Worth watching for the last two minutes of speeded up transformation of the space. Ingenious…
The architects views on the process also struck a chord, as it’s not too different from any of our projects – client buy in, controlling costs, no surprises, use established technology, etc.
Again its a Dallas architecture/planning innovation, see my earlier post on Re:Vision – I can’t remember the place being that exciting when I lived there in the mid 60s.
I have just returned from a few days in Little Rock and since I lived there many years ago the city centre, like many US cities, is starting to come back from the loss of confidence in urban living in the 70’s. However apart from the Clinton Library and some regen of the riverside areas (usual makeover aimed at tourists) it appears to me that there is no radical new architecture or cohesive planning being applied – locals please correct me if I have missed something?
There is a US model to follow – Dallas.
With its recent urban regeneration completions under the generic Urban Re:Vision title – the latest is scheme is a design competition for urban living for otherwise uninspiring one city block (see above) – Re:Vision – this gives rise for optimism about urban planning in US cities away from the usual suspects – Portland, etc. As the Urban Vision people say:
“What if one block in Texas became the sustainable model for the world?”
(of course it would be more relevant if one block in Delhi became the sustainable model for the world, but we get the point…)
Previous competitions include designs for transport, energy, construction. One of those competitions, Re:Route, considered urban transport with a good mix of deliverable schemes and fanciful architects ideas (says the cynical transport planner).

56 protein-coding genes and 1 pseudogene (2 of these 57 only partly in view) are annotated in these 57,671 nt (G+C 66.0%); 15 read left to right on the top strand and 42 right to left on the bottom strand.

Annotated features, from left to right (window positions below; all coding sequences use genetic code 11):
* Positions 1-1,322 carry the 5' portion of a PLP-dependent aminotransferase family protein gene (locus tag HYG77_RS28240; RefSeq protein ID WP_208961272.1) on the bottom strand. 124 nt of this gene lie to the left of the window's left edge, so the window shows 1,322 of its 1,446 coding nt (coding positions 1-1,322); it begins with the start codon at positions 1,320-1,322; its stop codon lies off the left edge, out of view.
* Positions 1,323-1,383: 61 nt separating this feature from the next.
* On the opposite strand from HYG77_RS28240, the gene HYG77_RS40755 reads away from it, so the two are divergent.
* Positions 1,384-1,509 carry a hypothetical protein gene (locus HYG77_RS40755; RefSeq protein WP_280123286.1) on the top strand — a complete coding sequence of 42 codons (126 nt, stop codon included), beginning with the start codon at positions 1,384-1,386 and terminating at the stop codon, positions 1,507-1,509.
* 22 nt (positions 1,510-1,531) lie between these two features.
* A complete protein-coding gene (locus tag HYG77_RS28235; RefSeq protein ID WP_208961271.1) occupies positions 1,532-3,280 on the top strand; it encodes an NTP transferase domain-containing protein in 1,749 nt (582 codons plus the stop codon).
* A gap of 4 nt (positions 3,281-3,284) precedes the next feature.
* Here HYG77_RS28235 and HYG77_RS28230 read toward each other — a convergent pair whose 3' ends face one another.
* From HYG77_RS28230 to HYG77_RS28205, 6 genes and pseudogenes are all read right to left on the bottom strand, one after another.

New video for an old project from Jon Kamen (Radical Media) exploring urbanisation and the rise of megacities, on Fora TV.
The 19.20.21 project draws attention to the way such cities are growing and the problems of mass urbanisation, particularly in developing nations. How do we live in cities and how does that change over time?
“Finding the future first” means sharing data and information, so that better decisions are made, from infrastructure to health to culture. The benefits of vertical living to save space, energy efficient mass transit systems are cited.
The section on the largest cities at 1000, 1500,1900, 1950 and 2005 are as expected – the global cities are now mainly in Asia – as Kamen suggests urbanisation driven by water supply and location – well, yes and a few other factors .
Ultimately this is a promotional video for a potentially interesting information project, so dependent on the audience you probably know this stuff already (or couldn’t care less). The site is OK, although my website designer pals would have plenty to beef about, just need to come back in 12 months time and see if its objectives have been met. As the idea has been kicking around since 2007 I perhaps won’t hold my breath waiting.
New Gehry mansion unveiled in LA.
I believed it for about three seconds.
Thanks to Jason Calacanis for the link – I knew Twitter would give me some material eventually…
Just back from a few days at MIPIM, the property conference in Cannes. This year attended by a record number of 28,000 delegates, the first question I have been asked since getting back – “is the sub prime financial woes having an impact on the developers in Europe?” (actually usually asked about the consumption of champagne and size of the yachts, but it breaks down to the same thing).
CNBC didnt find any hard evidence and neither did I , although there was just a hint of caution. Certainly there were a lot of developers who wanted to talk to transport planners, so that justified my trip to somewhere sunny in March …
And just in case someone tells you MIPIM is all about the parties congrats to the 140 cyclists who completed the 1500 km Cycle to Cannes event for charity this year.